I visited Tucson four years ago. It was a quick weekend trip to see friends, a trip that included stops at Starbucks and In-N-Out Burger, jaunts to Wasson Peak's trails and Tubac's historic buildings, and a now-evident naivete about what the city's truly like. I knew nothing of the area's water supply issues, the state's correctional system's "Death Yards," or the dusty malaise regularly experienced by no small number of Tucson's own.
On 2011's Wolves, Tucson's Godhunter attacked humanity, specifically humanity's (lack of) presence in society while chiding automatons for accepting all they're fed. With the release of City of Dust, the stoner-sludge quintet's attack is more balanced, more focused, and more specific. What results is a fully-realized conceptual lament on the state of their surroundings, spreading angst and exposing truths across eight tracks that progressively pick up steam and release the hounds. These dudes are pissed.
Godhunter waste no time outlining the relationship they share with their city, as Charlie Touseull barks with weathered assurance of "that duality that defines me." The doom cadence and stoner-sludge groove are, by now, part of Godhunter's foundations. But the deepening march lunges and the shifts in pacing offer consistent abrasion, rivaled by sticky guitar explorations at track's end. As complexities reveal themselves amid the lumbering doom of Rats in the Walls, listeners will begin to see where Godhunter are taking us. Rhythms may lift, but our knuckles will continue to drag as we're consistently subjected to slow, solid slugs.
As these tracks progress, so does the descent into shells of ourselves. The darkness revealed on Snake Oil Dealer is exploited, buzzing with bleak realizations and breaking down to ring your ears. Godhunter effectively inject strong press clips, particularly here with a sheriff sharing thoughts on the attack of Gabrielle Giffords. And I honestly can't say whether the crackling fire and coyote howls put me at peace or will keep me awake tonight. Shooting Down the Sun follows as an acoustic reprieve, clubbing with emotion and stinging loss to juxtapose itself from the balance of these songs. The dual vocal is a somber spar "singing songs of hope, cringing from despair." This tandem is lonely and powerful.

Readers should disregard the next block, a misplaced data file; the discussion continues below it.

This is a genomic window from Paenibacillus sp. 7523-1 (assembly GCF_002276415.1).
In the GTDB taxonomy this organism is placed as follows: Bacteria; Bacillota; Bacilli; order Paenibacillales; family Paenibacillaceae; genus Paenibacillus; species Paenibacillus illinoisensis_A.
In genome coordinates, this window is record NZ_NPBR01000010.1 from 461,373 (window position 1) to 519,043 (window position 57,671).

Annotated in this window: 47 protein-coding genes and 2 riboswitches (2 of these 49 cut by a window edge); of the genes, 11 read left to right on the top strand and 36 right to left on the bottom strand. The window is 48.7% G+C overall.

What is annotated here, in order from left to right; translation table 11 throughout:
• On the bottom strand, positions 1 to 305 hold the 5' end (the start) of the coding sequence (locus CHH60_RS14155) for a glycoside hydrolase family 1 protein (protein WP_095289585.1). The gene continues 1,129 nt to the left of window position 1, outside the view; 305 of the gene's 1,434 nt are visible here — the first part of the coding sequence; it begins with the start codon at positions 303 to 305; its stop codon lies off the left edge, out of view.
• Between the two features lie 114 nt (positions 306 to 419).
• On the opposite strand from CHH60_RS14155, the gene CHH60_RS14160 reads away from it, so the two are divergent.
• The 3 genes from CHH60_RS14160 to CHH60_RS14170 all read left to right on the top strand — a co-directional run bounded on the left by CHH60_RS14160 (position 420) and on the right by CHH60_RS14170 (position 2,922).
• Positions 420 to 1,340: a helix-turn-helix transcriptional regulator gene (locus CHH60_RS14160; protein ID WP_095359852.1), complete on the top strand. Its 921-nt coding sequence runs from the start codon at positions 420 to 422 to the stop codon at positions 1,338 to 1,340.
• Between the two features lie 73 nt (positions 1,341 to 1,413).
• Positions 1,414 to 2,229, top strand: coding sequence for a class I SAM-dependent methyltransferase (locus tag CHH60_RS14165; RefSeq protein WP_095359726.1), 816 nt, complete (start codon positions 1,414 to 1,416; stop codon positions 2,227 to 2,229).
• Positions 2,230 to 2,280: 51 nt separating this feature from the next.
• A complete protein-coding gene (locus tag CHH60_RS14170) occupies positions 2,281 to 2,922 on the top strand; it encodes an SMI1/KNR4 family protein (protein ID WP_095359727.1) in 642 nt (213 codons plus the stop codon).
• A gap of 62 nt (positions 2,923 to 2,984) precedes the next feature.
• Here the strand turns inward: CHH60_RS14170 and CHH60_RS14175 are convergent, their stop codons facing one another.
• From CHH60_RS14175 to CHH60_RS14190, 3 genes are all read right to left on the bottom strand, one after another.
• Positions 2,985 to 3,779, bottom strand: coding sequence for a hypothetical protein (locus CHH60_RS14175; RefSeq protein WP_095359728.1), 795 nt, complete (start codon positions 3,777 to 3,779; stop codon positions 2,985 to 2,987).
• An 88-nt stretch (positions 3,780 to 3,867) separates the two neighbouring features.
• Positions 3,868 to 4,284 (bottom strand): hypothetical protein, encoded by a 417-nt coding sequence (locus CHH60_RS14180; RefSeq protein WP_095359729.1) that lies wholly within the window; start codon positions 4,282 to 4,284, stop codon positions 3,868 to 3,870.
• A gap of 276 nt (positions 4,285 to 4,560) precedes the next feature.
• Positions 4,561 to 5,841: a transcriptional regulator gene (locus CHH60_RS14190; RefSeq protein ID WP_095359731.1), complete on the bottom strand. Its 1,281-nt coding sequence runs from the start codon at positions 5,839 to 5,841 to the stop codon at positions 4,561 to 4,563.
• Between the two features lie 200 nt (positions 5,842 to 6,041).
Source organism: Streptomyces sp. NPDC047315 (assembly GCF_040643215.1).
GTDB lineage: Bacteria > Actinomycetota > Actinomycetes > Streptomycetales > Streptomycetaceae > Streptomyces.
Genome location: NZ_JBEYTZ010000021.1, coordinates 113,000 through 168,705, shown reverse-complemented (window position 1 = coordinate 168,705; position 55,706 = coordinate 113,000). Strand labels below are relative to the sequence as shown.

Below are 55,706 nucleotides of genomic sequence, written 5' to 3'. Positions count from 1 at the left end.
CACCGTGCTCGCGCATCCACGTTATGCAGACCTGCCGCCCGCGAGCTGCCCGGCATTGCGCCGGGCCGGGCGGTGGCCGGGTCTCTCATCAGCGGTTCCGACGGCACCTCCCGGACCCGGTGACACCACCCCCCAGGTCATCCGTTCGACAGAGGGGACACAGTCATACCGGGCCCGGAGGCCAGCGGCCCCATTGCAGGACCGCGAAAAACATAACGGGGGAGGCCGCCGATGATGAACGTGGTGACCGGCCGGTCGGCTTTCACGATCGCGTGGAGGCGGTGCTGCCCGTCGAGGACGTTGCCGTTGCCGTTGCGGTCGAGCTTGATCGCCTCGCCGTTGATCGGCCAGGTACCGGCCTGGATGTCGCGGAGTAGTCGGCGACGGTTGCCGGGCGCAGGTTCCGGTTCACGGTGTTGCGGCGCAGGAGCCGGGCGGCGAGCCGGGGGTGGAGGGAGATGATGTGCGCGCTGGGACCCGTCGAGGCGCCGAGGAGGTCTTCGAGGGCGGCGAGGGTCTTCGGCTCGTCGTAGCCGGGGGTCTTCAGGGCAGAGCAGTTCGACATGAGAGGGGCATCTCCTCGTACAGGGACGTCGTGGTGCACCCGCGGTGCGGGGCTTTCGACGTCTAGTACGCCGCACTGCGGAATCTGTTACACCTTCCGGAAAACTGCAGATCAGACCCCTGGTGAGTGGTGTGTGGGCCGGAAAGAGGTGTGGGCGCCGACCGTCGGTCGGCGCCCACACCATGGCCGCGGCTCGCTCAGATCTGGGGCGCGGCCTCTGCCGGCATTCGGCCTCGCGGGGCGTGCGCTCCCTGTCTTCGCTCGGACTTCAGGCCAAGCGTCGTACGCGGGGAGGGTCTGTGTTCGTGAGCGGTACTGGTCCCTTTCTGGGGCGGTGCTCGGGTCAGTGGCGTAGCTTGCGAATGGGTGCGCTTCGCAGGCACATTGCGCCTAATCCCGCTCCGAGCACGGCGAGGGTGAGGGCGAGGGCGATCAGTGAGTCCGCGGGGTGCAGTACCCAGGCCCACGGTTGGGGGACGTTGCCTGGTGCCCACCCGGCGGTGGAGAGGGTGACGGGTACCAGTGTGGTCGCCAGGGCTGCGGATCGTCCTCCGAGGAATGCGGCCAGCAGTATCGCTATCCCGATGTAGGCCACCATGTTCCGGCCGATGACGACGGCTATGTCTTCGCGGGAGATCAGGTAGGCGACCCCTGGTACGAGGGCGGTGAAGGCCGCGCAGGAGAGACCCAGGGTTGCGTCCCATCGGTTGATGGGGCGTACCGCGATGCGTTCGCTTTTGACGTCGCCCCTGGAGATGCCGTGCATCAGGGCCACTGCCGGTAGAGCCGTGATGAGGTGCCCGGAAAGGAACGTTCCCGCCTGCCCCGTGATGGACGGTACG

Godhunter return to the stoner-sludge trenches on Palace of Thorn, peppering veiled vocals within the pressing low-end valleys of repetition. When the brakes hit, it's as if we're approaching a roadside wreck. The track scrapes toward warping psychedelic spirals, grinding directly into the title track. With the album's truest exercise of sludge, the band slam both Tucson and the whole of Arizona, questioning leadership and promising revolt. If the album's vitriol has a marquee track, this is it. "Home is where the heart is, hell is where the home is." Jesus, these fellas get straight to the fucking point. Though effective on its own, the song is an enticement toward the closing triptych's final chapter, Plague Widow. An ominous, creeping death permeates until spite and malice crash through the black party. The clouds simply never clear, hanging with a sticky, churning tempo that swells and heaves. An icy tinsel is strewn about, but the growing, unified chant sends an ultimate script of futile non-acceptance.
It's clear peace and happiness are Godhunter's white whale. The only option left is to embrace the flames and burn with the priest. Tales this morose and despondent need the occasional chaotic implosion, and Godhunter smear a canvas with ugly truth. These eight tracks won't warm your bones. But more importantly, they'll crack open your crusty, sunken eyes. Throw in gigantic riff timber and hickory-smoked rhythmic filth and we're hearing one of 2014's best albums. City of Dust is a structured and informed refusal of acceptance. In the sludge style, we rarely get this much substance.
For fans of: Eyehategod, Sourvein, Black Tusk
Pair with: Green Bullet Triple IPA, Green Flash Brewing Co.
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